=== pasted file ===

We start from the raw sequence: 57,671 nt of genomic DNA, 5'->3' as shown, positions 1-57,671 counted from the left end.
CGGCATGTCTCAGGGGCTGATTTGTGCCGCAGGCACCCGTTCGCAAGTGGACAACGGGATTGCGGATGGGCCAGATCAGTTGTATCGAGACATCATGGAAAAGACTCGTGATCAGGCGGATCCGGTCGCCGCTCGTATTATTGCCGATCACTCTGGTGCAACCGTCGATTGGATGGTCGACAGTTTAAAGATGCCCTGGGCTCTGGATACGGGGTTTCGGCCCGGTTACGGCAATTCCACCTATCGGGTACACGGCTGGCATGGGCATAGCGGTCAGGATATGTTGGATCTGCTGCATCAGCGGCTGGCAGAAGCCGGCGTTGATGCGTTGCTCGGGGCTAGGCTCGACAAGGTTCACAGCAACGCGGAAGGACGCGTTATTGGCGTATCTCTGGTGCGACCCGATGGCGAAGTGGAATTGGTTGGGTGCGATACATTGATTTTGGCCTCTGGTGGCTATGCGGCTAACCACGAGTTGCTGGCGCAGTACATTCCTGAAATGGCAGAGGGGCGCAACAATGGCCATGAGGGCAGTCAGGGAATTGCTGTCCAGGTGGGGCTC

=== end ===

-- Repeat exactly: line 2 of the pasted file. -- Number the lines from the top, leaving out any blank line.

CGGCATGTCTCAGGGGCTGATTTGTGCCGCAGGCACCCGTTCGCAAGTGGACAACGGGATTGCGGATGGGCCAGATCAGTTGTATCGAGACATCATGGAAAAGACTCGTGATCAGGCGGATCCGGTCGCCGCTCGTATTATTGCCGATCACTCTGGTGCAACCGTCGATTGGATGGTCGACAGTTTAAAGATGCCCTGGGCTCTGGATACGGGGTTTCGGCCCGGTTACGGCAATTCCACCTATCGGGTACACGGCTGGCATGGGCATAGCGGTCAGGATATGTTGGATCTGCTGCATCAGCGGCTGGCAGAAGCCGGCGTTGATGCGTTGCTCGGGGCTAGGCTCGACAAGGTTCACAGCAACGCGGAAGGACGCGTTATTGGCGTATCTCTGGTGCGACCCGATGGCGAAGTGGAATTGGTTGGGTGCGATACATTGATTTTGGCCTCTGGTGGCTATGCGGCTAACCACGAGTTGCTGGCGCAGTACATTCCTGAAATGGCAGAGGGGCGCAACAATGGCCATGAGGGCAGTCAGGGAATTGCTGTCCAGGTGGGGCTC